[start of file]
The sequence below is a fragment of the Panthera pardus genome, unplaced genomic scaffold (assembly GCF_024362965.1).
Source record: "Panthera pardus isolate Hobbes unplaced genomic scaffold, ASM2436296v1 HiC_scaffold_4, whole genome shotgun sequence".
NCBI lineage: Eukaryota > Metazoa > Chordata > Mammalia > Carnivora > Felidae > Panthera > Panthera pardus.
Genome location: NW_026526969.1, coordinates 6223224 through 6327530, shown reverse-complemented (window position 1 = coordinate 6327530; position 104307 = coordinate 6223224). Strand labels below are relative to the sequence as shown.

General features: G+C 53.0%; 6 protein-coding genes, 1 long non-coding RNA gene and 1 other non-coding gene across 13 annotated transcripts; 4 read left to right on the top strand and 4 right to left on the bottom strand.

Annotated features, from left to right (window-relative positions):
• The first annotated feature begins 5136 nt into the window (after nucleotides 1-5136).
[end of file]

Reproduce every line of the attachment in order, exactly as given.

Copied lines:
The sequence below is a fragment of the Panthera pardus genome, unplaced genomic scaffold (assembly GCF_024362965.1).
Source record: "Panthera pardus isolate Hobbes unplaced genomic scaffold, ASM2436296v1 HiC_scaffold_4, whole genome shotgun sequence".
NCBI lineage: Eukaryota > Metazoa > Chordata > Mammalia > Carnivora > Felidae > Panthera > Panthera pardus.
Genome location: NW_026526969.1, coordinates 6223224 through 6327530, shown reverse-complemented (window position 1 = coordinate 6327530; position 104307 = coordinate 6223224). Strand labels below are relative to the sequence as shown.

General features: G+C 53.0%; 6 protein-coding genes, 1 long non-coding RNA gene and 1 other non-coding gene across 13 annotated transcripts; 4 read left to right on the top strand and 4 right to left on the bottom strand.

Annotated features, from left to right (window-relative positions):
• The first annotated feature begins 5136 nt into the window (after nucleotides 1-5136).